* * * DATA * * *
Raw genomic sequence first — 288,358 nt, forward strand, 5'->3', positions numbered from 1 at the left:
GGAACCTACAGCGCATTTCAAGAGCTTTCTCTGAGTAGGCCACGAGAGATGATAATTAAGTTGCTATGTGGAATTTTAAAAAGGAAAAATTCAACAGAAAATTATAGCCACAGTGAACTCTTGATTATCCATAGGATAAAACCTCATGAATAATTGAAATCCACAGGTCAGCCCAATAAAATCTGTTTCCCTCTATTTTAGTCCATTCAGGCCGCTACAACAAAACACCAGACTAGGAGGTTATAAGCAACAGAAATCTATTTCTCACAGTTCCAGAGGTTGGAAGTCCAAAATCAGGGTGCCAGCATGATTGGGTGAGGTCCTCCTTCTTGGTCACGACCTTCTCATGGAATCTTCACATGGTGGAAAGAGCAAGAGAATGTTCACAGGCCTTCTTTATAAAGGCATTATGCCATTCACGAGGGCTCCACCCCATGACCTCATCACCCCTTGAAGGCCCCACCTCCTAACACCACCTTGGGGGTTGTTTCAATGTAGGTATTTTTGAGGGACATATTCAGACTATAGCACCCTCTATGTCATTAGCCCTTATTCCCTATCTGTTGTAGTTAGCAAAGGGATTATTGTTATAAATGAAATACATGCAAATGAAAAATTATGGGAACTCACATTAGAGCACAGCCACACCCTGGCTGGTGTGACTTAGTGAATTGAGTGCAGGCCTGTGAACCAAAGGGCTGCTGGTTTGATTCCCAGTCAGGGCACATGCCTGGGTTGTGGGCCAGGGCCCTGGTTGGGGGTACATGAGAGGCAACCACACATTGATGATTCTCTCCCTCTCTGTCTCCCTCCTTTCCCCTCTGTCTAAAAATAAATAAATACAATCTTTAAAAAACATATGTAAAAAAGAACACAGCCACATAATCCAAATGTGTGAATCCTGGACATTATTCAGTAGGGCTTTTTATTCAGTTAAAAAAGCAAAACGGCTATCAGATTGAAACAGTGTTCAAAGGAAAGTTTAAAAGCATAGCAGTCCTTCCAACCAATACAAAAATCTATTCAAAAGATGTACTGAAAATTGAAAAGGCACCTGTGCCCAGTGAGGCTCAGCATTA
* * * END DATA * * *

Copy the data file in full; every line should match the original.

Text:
Raw genomic sequence first — 288,358 nt, forward strand, 5'->3', positions numbered from 1 at the left:
GGAACCTACAGCGCATTTCAAGAGCTTTCTCTGAGTAGGCCACGAGAGATGATAATTAAGTTGCTATGTGGAATTTTAAAAAGGAAAAATTCAACAGAAAATTATAGCCACAGTGAACTCTTGATTATCCATAGGATAAAACCTCATGAATAATTGAAATCCACAGGTCAGCCCAATAAAATCTGTTTCCCTCTATTTTAGTCCATTCAGGCCGCTACAACAAAACACCAGACTAGGAGGTTATAAGCAACAGAAATCTATTTCTCACAGTTCCAGAGGTTGGAAGTCCAAAATCAGGGTGCCAGCATGATTGGGTGAGGTCCTCCTTCTTGGTCACGACCTTCTCATGGAATCTTCACATGGTGGAAAGAGCAAGAGAATGTTCACAGGCCTTCTTTATAAAGGCATTATGCCATTCACGAGGGCTCCACCCCATGACCTCATCACCCCTTGAAGGCCCCACCTCCTAACACCACCTTGGGGGTTGTTTCAATGTAGGTATTTTTGAGGGACATATTCAGACTATAGCACCCTCTATGTCATTAGCCCTTATTCCCTATCTGTTGTAGTTAGCAAAGGGATTATTGTTATAAATGAAATACATGCAAATGAAAAATTATGGGAACTCACATTAGAGCACAGCCACACCCTGGCTGGTGTGACTTAGTGAATTGAGTGCAGGCCTGTGAACCAAAGGGCTGCTGGTTTGATTCCCAGTCAGGGCACATGCCTGGGTTGTGGGCCAGGGCCCTGGTTGGGGGTACATGAGAGGCAACCACACATTGATGATTCTCTCCCTCTCTGTCTCCCTCCTTTCCCCTCTGTCTAAAAATAAATAAATACAATCTTTAAAAAACATATGTAAAAAAGAACACAGCCACATAATCCAAATGTGTGAATCCTGGACATTATTCAGTAGGGCTTTTTATTCAGTTAAAAAAGCAAAACGGCTATCAGATTGAAACAGTGTTCAAAGGAAAGTTTAAAAGCATAGCAGTCCTTCCAACCAATACAAAAATCTATTCAAAAGATGTACTGAAAATTGAAAAGGCACCTGTGCCCAGTGAGGCTCAGCATTA